Photo Submissions: Rocks and Fossils

Garden statue in Mary Kings yard Washington, USA By Mary King

Hello Nature-Led friends, I hope you are ready for May because May is ready for you!

I politely stole the above image from Mary’s Facebook page. I say polite because I said, “Hey, can I steal this?” And she said, “Yes, but does it follow the rules?” And I said, “Yes, because I make the rules!” Hahaha. What I see is an adorable angelic kola bear. According to Mary it’s actually an adorable angelic rabbit. Well, I hope you’ll agree it’s an adorable chunk of concrete at any rate. Concrete is technically made up of two types of aggregate: fine (typically sand) and coarse (usually gravel, crushed stone, or recycled concrete. There is currently a race going to reinvent concrete as we know it to make it more sustainable either by making it porous enough to anchor plant life or by sequestering carbon. (See links below)

Our rockstar for sending pictures so quickly and nicely labeled is Kerfe of New York City, USA. Please enjoy the rocks of New York’s famous Central Park:

Rocks of Central Park New York NY USA By Kerfe April 2023. &

Thanks to Kerfe!, These rocks look like a nice spot to sit and read a book. I heartily approve!

Dinah shares with us some rocks from here and over there.

Near her home in Australia:

Lambert’s Lookout in Australia By Dinah

Pet rock or prehistoric glyph? By Dinah

A prehistoric pet rock.

Then there was that time Dinah went to Spain…

Somewhere on the Malaga coast Spain By Dinah

What a nice little beach protected by rocks.

Rock wall somewhere on the Malafa coast of Spain By Dinah

I love rock walls and this one is particularly interesting with the variety of shapes and sizes of rocks. They must have used mortar to keep it all together. The purple flowers are nice too.

If you’re going to travel, one must do so fashionably. I’ve never been accused of being fashionable, so fortunately we have Marika Stone to show us what a rocktastic accessory looks like.

Petrified wood belt buckle By Marika Stone Florida USA

She may or may not have been wearing this fabulous accessory when she spied a rock owl talisman…

Owl talisman By Marika Stone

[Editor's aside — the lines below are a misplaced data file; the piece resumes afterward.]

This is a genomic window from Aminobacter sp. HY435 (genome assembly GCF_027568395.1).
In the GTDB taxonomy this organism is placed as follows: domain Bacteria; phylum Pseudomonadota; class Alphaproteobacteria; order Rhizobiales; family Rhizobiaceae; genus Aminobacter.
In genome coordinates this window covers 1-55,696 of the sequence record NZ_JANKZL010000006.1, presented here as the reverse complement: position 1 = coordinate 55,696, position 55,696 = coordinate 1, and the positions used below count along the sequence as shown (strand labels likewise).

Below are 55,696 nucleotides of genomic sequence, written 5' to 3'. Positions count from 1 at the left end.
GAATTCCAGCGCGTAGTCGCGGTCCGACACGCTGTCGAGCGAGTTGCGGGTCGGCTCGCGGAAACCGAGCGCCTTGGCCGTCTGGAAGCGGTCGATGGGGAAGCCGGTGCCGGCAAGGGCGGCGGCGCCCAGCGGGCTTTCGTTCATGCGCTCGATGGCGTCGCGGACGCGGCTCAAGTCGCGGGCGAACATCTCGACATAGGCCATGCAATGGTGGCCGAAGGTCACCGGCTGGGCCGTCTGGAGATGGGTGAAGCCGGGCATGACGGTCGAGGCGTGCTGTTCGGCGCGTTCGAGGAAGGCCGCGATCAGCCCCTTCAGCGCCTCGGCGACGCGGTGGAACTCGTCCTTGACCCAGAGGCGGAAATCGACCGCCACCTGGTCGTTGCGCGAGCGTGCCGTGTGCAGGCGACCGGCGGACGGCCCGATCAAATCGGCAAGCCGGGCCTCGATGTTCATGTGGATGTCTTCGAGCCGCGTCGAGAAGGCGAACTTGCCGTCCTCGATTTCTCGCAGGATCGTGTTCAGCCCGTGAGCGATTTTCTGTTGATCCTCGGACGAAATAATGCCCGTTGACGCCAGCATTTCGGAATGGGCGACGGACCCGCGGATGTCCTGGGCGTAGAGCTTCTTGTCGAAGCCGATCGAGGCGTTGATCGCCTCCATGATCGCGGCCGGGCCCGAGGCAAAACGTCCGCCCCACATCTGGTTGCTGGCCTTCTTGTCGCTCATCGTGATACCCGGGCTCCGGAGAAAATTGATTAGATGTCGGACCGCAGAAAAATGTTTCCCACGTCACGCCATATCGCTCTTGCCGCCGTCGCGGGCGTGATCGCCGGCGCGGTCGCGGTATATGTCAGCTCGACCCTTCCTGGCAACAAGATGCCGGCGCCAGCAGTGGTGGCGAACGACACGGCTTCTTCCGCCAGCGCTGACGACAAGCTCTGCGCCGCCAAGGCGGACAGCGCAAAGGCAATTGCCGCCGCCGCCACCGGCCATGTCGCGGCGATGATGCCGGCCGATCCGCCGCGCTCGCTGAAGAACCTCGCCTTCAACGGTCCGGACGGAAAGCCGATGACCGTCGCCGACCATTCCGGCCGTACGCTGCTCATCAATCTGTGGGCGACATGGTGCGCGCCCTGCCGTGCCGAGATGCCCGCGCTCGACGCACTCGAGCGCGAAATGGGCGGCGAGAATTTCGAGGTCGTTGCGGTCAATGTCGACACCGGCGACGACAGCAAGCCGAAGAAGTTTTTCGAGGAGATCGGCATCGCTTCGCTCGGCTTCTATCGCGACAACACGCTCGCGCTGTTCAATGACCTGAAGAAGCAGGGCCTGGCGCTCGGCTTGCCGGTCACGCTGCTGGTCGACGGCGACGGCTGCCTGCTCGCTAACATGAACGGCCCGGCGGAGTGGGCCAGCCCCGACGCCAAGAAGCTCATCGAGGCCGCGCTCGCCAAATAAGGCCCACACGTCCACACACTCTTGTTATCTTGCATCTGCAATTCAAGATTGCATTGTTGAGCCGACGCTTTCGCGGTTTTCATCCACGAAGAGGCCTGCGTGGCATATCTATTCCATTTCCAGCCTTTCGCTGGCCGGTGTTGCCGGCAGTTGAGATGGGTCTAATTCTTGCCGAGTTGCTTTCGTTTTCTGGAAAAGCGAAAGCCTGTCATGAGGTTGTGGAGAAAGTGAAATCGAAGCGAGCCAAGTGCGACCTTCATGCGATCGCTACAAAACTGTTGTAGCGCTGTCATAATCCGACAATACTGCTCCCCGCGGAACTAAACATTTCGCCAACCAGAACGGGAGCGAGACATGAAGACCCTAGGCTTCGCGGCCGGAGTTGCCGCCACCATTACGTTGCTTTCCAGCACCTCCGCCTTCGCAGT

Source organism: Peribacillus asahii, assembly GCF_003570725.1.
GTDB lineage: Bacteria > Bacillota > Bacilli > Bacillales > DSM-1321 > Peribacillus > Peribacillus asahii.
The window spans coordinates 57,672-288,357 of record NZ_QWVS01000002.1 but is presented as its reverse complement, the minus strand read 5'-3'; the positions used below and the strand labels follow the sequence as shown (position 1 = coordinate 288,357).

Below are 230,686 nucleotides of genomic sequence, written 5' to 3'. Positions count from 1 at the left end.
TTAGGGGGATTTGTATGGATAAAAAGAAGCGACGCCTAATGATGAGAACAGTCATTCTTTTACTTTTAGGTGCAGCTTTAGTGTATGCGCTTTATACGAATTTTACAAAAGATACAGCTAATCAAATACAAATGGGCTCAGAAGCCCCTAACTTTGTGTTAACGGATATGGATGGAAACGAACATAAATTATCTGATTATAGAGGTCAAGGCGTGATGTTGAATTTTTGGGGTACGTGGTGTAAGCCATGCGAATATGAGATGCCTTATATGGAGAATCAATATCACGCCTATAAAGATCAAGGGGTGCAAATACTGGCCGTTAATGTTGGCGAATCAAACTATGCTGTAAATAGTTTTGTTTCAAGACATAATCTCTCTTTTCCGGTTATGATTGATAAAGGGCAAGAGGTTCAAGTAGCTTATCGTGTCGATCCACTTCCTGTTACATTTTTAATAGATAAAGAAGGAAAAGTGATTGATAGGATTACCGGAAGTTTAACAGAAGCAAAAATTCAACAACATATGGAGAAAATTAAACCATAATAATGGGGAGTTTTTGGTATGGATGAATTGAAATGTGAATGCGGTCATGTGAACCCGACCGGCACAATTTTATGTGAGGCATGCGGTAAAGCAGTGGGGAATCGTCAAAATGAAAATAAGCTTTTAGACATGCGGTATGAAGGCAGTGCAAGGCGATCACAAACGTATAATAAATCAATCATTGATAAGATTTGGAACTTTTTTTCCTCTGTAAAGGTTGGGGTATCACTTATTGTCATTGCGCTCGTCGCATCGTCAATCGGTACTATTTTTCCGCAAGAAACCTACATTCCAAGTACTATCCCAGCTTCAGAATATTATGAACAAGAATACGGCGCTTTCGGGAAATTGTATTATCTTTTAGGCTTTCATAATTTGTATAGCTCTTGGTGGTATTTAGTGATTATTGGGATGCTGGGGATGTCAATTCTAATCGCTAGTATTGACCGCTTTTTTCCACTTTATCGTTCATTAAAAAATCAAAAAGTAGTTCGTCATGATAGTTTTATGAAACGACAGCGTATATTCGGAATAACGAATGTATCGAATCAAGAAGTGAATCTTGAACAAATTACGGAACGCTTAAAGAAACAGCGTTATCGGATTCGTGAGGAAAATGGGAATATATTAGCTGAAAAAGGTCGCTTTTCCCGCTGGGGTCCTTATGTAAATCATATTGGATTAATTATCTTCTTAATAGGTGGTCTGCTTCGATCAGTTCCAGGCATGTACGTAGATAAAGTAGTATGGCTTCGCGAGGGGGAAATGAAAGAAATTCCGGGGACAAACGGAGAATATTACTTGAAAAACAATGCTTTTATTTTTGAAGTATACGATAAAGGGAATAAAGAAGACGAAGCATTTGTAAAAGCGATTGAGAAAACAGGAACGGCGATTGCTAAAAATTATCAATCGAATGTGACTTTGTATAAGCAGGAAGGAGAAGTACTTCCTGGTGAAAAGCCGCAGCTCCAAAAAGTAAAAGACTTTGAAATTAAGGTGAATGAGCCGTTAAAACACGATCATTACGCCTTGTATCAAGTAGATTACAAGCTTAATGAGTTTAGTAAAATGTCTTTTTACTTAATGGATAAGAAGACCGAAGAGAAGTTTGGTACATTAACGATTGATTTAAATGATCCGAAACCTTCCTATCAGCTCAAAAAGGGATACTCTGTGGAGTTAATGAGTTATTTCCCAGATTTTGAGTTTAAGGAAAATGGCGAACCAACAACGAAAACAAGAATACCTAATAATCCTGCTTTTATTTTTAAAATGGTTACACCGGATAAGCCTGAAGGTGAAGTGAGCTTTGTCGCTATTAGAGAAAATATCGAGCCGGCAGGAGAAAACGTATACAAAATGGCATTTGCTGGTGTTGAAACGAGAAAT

As many of you are likely aware, the owl represents wisdom in many cultures, but additional attributes vary beyond that. Some cultures view the owl with positive attributes such as protection, while other consider the sight of an owl an omen of death.

What about finding this on the beach?

Stone spirals Overstrand, North Norfolk, England Oct 2019 By Inexplicable Device: “But Where Are The Knockers?”

I’m a big fan of circles, I think it’s quite possibly my favorite shape. I love the beautiful transitions of size and shapes of these rocks. IDV has a good eye for design. The links in both captions will take you to additional photos from his posts.

Chalk fossil Overstrand, North Norfolk, England Feb 2021 By Inexplicable Device: Misty Mysteries

These nice protective rocks below help keep the jetty in place. The Reynolds family is very fond of this jetty and adjacent inlet.

Protective rocks in Jupiter Florida By Mary Reynolds

Today Ms Scarlet closes our rocks and fossil photo submissions with a stacked duck and rock fudge. It seems only fitting that we should start with whimsy and finish with whimsy.

Pink “fudge” rock Clovelly beach UK By Ms Scarlett

A rock duck at Duckpool in Cornwall, England along with some other balance rocks By Ms Scarlet

I think the duck is riding a unicycle. I love the color and composition of the other picture.

May the blessings of the Angelic Kola Bunny and Unicycle Rock Duck hail the start of a wonderful week and month! May you also have the wisdom and protection of the Owl.

Photo Submissions for May?

We’re about to round out our first full year of photo submissions! Yippee! We’ve got three blank months that still need a subject matter: May, June and July. Lets hear more of your great ideas!

Maybe grasses? Bamboo is a grass and there’s lots of ornamental grasses and grass-like perennials to choose from. Pictures taken for the month of the subject are great, but it’s okay if you want to use a picture you already have. We do this for fun and the enjoyment of nature.

How about water? Lakes, rivers, ponds and oceans. This should be a fairly common subject to photograph, yes?

Let me know in the comments.

Photos Submissions Monthly List:

January: Moss & Lichen

February: Ferns & Unexpected Blooms

March: Skies & Moon

April: Rocks & Fossils




August: Unknown Paths

September: A Tree

October: Leaves

November: Mushrooms & Fungi

December: Nature At Rest


Bioreceptive concrete – Respyre –

Carbon Sequestering Concrete – Greenbiz –

8 thoughts on “Photo Submissions: Rocks and Fossils

  1. Those were some very nice submissions. I figured you suspected I had no pictures with a fossil or rocks. I think I may have some actual photos, but heavens knows where they are. I will await the next topic for now….

    Liked by 2 people

  2. Fabulous post, Melanie!
    I like the idea of grasses/weeds for a post as I have those in abundance. I would have to travel to get some water shots, but maybe that would be a good thing too! Unless rain is acceptable?!

    Liked by 1 person

    1. Thanks Ms Scarlet, Even a puddle can be cool sometimes, like when it reflects the sky or if you take a picture of it from an interesting angel (without hurting yourself, of course!). I don’t know about the “pretty weeds” idea. I’m holding grudges against some people who let pretty weeds get out of control that I now have to deal with endlessly.

      Liked by 1 person

  3. I love all of these! I can’t pick a favorite.
    The grass pickings are slim around here, but the parks always have some. I have lots of water photos in the archive from trips to the beach. So either is good with me. (K)

    Liked by 1 person

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